It’s the latest sign of the deteriorating relations between Mayor Bernard C. “Jack” Young and the City Council he once headed:
The Board of Estimates today approved a contract to renovate the Druid Hill swimming pool despite the Council not granting permission for a controversial parking lot included in the plan.
Unable to persuade the spending board to defer the contract, City Council President Brandon M. Scott was the lone vote against the $10.1 million item.
Comptroller Joan Pratt acknowledged community concerns about the lack of transparency and the loss of green space, but in the end abstained.
Young and his appointees, City Solicitor Andre M. Davis and Acting Public Works Director Matthew Garbark, voted to approve construction of a new bath house and 79-space parking lot.
“The mayor is leapfrogging over us” – Councilman Ed Reisinger.
The board’s action was quickly denounced by the head of the committee that recessed last month without voting on the pool and parking lot. The deferral followed a public hearing on an ordinance required for the parking lot project.
“The mayor is leapfrogging over us. The administration is disrespecting the process, disrespecting the Council president, and disrespecting me and my committee,” said Ed Reisinger, chairman of the Land Use and Transportation Committee.
Reisinger also blasted Recreation and Parks officials who have been leading the project.
“They have a mindset that they don’t need to go to the community,” he said, pointing to an information session about the project that some residents called “insulting.”
“When they get their check that says they’re being paid by ‘Mayor and City Council,’ I think they just see the ‘Mayor’ part,” Reisinger fumed.
Today’s vote allows construction to begin on a new bath house and pool upgrades but not the parking lot, which still needs conditional-use approval from the Council to move forward.
Reisinger’s decision to hold off on the parking lot vote came after citizens questioned the idea of paving green space and encouraging more cars in the park. Nearby community groups said they were never briefed on the parking plan.
In the background of today’s conflict: an upcoming primary.
Despite today’s contract approval, the 10th District councilman said he would not resume committee deliberations on Bill 19-0423. “I’m going to keep it recessed. We wanted to hear that there was a letter or some indication of support from the community, and I haven’t received that.”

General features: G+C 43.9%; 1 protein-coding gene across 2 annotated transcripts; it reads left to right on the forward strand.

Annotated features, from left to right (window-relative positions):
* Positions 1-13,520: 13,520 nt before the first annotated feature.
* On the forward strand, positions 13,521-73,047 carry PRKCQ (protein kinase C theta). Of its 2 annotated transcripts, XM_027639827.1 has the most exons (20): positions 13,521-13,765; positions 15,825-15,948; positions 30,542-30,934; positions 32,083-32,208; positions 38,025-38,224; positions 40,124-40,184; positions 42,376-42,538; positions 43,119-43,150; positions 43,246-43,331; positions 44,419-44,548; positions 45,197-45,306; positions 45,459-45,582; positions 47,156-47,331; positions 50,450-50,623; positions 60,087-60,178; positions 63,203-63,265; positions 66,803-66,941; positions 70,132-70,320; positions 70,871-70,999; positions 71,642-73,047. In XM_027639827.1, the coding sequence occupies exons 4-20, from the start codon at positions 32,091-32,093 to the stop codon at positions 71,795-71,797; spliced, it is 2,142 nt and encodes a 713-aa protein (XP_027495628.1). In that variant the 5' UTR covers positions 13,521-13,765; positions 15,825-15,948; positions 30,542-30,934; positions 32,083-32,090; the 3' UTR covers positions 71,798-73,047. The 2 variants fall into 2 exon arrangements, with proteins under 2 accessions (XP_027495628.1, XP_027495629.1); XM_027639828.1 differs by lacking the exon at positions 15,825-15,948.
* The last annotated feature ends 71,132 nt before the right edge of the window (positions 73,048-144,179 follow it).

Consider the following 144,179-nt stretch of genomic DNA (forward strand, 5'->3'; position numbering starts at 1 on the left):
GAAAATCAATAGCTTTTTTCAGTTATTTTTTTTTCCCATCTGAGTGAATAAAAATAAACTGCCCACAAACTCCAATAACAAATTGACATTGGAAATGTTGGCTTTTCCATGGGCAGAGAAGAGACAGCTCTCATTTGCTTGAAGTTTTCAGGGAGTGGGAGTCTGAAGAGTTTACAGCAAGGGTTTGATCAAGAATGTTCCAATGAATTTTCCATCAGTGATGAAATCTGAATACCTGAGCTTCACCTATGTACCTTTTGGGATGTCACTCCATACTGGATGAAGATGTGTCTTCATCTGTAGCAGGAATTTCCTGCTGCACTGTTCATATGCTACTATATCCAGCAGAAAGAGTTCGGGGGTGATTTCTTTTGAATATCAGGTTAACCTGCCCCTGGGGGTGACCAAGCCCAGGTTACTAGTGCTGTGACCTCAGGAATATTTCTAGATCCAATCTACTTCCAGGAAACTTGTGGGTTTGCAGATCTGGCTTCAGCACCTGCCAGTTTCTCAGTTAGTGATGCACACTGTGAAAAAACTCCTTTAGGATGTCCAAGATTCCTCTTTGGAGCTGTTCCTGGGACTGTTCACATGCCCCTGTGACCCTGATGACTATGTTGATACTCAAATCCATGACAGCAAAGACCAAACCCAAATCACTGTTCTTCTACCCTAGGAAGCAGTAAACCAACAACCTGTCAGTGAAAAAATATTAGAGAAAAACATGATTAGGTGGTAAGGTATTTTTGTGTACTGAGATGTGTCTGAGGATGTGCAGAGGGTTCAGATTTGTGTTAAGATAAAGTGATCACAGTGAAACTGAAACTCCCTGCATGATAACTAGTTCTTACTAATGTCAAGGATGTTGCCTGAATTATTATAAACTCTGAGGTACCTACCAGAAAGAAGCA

In the background of today’s conflict is election-year politics.
Scott and Young are both running for mayor in the Democratic Party primary in April.
Reisinger at first backed Young, but yesterday switched and announced his endorsement of Scott.
Rec Director Backs Parking
At today’s board meeting, Scott sought to defer action on the contract.
“I have slight confusion how it made it into the Board of Estimates agenda while it’s still in City Council committee,” he said.
Reginald Moore, director of Recreation and Parks, urged immediate action.
“Delaying this vote today delays the entire project, not just the parking lot,” he said. “The parking lot is a smaller component of this larger project.”
But Scott asked how that is possible given that the pool and the parking lot are part of the same contract.
Scott said the scope of work in the contract would have to change if the Council rejects the parking lot.
In that case, Moore said the contractor would have to renegotiate the contract, while the city would continue its dialogue with the community.
“The reality is having that parking lot is important,” Moore said.
Councilman Ryan Dorsey, a strong critic of the parking lot, warned on social media that today’s contract award could prompt litigation.
“The city could face a lawsuit over this. It’s bad gov operation,” he tweeted. “Altering the scope after awarding would likely give others who bid on the project good reason to say bid/award was unfair.”
Several area residents testified today in opposition to the parking lot and on behalf of deferral.
“Transit is the best solution,” said Graham Coreil-Allen, an artist and transit advocate who lives in Greater Mondawmin. “Save our greenspace by replacing the parking lot with a Druid Hill circulator [bus].”
Coreil-Allen said the pollution resulting from increased car traffic would worsen already-high rates of asthma in West Baltimore. He noted that two-lane residential streets around the park were widened in the 1950s and 1960s despite protests by the largely Jewish and black communities in the area.
He said the park used to be served by a free “shuttlebug.” Now the city operates the free Charm City Circulator, which serves downtown and much of the so-called “White L.”
Druid Hill Park, Auchenteroly Terrace and Mondawmin, he said, “deserve the same investment that downtown and other areas get.”
Phong Le, a Goucher College professor and president of the Greater Remington Improvement Association, said the city did not communicate well.
Rec and Parks’ most recent meeting about the pool and parking lot was on the same night as a long-scheduled GRIA forum for City Council candidates.
“I feel like we as a community were disrespected by never being contacted,” Le said.
Cheryl Bailey Solomon, who lives on Auchenteroly Terrace, also spoke against the lot. “We do struggle with just walking across the street,” she told the board.
A Voice in Favor
Sarah Hope, a Lauraville resident with a master’s degree in landscape architecture, said she supported the parking lot.
The former Rec and Parks employee, who worked at the department’s headquarters in Druid Hill Park, said she has used the park thousands of times. She said a parking lot would make it safer for cars and buses to unload kids going to the pool.
She added that, as a cyclist, she may not be making many friends in the cycling community with her testimony.